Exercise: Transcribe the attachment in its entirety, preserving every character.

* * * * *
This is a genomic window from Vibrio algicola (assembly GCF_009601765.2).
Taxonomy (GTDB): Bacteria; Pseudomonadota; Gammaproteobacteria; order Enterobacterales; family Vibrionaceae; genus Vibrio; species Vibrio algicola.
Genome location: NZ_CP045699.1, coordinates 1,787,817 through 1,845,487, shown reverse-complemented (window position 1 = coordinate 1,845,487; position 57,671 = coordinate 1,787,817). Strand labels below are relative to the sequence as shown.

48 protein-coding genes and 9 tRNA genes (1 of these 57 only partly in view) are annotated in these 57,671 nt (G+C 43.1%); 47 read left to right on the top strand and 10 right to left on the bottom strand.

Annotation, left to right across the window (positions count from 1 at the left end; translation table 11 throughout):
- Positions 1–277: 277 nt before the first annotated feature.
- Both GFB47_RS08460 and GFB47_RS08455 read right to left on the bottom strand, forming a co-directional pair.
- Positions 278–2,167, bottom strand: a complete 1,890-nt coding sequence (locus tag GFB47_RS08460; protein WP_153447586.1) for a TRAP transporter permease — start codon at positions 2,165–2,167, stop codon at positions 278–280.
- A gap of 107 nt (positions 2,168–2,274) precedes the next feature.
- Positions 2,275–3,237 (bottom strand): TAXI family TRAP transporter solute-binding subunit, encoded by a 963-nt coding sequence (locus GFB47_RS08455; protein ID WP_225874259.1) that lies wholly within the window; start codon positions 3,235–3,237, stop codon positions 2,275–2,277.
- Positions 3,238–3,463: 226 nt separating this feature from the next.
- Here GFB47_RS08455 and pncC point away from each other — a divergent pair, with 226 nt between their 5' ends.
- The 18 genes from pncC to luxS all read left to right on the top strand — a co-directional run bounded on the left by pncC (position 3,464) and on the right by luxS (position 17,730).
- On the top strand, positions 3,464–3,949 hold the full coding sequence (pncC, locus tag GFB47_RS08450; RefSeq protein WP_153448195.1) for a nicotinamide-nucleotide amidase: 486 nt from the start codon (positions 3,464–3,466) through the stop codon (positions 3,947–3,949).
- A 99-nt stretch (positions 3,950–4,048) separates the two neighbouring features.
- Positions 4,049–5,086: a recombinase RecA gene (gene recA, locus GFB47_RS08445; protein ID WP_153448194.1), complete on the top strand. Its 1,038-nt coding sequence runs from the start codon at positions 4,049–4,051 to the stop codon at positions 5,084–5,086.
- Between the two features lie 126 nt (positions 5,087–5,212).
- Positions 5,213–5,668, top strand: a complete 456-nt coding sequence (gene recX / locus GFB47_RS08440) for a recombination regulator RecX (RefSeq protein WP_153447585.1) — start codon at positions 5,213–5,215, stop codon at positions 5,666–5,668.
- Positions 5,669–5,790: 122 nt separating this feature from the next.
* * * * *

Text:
This is a genomic window from Vibrio algicola (assembly GCF_009601765.2).
Taxonomy (GTDB): Bacteria; Pseudomonadota; Gammaproteobacteria; order Enterobacterales; family Vibrionaceae; genus Vibrio; species Vibrio algicola.
Genome location: NZ_CP045699.1, coordinates 1,787,817 through 1,845,487, shown reverse-complemented (window position 1 = coordinate 1,845,487; position 57,671 = coordinate 1,787,817). Strand labels below are relative to the sequence as shown.

48 protein-coding genes and 9 tRNA genes (1 of these 57 only partly in view) are annotated in these 57,671 nt (G+C 43.1%); 47 read left to right on the top strand and 10 right to left on the bottom strand.

Annotation, left to right across the window (positions count from 1 at the left end; translation table 11 throughout):
- Positions 1–277: 277 nt before the first annotated feature.
- Both GFB47_RS08460 and GFB47_RS08455 read right to left on the bottom strand, forming a co-directional pair.
- Positions 278–2,167, bottom strand: a complete 1,890-nt coding sequence (locus tag GFB47_RS08460; protein WP_153447586.1) for a TRAP transporter permease — start codon at positions 2,165–2,167, stop codon at positions 278–280.
- A gap of 107 nt (positions 2,168–2,274) precedes the next feature.
- Positions 2,275–3,237 (bottom strand): TAXI family TRAP transporter solute-binding subunit, encoded by a 963-nt coding sequence (locus GFB47_RS08455; protein ID WP_225874259.1) that lies wholly within the window; start codon positions 3,235–3,237, stop codon positions 2,275–2,277.
- Positions 3,238–3,463: 226 nt separating this feature from the next.
- Here GFB47_RS08455 and pncC point away from each other — a divergent pair, with 226 nt between their 5' ends.
- The 18 genes from pncC to luxS all read left to right on the top strand — a co-directional run bounded on the left by pncC (position 3,464) and on the right by luxS (position 17,730).
- On the top strand, positions 3,464–3,949 hold the full coding sequence (pncC, locus tag GFB47_RS08450; RefSeq protein WP_153448195.1) for a nicotinamide-nucleotide amidase: 486 nt from the start codon (positions 3,464–3,466) through the stop codon (positions 3,947–3,949).
- A 99-nt stretch (positions 3,950–4,048) separates the two neighbouring features.
- Positions 4,049–5,086: a recombinase RecA gene (gene recA, locus GFB47_RS08445; protein ID WP_153448194.1), complete on the top strand. Its 1,038-nt coding sequence runs from the start codon at positions 4,049–4,051 to the stop codon at positions 5,084–5,086.
- Between the two features lie 126 nt (positions 5,087–5,212).
- Positions 5,213–5,668, top strand: a complete 456-nt coding sequence (gene recX / locus GFB47_RS08440) for a recombination regulator RecX (RefSeq protein WP_153447585.1) — start codon at positions 5,213–5,215, stop codon at positions 5,666–5,668.
- Positions 5,669–5,790: 122 nt separating this feature from the next.